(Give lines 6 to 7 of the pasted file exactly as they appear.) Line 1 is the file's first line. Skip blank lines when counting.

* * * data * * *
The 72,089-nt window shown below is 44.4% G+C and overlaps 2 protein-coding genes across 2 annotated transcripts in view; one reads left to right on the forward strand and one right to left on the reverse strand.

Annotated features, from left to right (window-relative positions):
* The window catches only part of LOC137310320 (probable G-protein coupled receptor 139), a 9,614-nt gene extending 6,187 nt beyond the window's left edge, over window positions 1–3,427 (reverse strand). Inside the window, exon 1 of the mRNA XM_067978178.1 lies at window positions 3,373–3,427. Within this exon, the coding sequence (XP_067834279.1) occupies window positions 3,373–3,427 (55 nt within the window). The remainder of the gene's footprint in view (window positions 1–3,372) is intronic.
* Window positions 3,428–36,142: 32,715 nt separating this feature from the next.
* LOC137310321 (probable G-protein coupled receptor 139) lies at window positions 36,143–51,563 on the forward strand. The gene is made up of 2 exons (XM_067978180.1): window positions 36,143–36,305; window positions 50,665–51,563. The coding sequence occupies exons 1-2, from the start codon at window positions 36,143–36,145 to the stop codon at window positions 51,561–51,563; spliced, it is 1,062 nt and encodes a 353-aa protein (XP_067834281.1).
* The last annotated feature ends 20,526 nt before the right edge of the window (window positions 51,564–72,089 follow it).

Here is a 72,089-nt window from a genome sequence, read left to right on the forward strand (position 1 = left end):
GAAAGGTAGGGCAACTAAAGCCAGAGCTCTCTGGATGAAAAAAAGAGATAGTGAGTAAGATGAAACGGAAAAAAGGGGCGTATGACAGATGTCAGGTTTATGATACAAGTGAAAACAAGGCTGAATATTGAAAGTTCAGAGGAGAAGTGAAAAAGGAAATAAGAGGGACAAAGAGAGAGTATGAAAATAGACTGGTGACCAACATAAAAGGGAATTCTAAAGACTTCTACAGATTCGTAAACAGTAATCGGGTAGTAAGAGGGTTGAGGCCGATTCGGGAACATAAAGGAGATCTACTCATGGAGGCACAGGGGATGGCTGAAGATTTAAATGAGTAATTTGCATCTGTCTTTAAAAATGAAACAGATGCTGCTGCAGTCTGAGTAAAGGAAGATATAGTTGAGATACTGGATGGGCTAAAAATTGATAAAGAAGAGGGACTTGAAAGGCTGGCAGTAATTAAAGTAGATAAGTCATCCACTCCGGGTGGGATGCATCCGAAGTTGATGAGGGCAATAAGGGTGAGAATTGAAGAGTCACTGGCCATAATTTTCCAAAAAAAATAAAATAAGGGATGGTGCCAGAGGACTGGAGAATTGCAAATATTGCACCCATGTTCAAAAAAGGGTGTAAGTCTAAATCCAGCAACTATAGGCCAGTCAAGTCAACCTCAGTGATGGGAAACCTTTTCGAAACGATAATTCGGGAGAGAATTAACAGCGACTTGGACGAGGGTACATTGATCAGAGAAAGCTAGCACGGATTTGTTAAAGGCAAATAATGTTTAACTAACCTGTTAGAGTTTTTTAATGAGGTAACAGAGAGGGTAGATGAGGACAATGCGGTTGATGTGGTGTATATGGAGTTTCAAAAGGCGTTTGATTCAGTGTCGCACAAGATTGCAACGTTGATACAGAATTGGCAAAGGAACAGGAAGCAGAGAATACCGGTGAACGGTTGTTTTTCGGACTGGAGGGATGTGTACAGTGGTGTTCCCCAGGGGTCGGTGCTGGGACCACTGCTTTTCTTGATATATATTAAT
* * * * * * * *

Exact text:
* The last annotated feature ends 20,526 nt before the right edge of the window (window positions 51,564–72,089 follow it).

Here is a 72,089-nt window from a genome sequence, read left to right on the forward strand (position 1 = left end):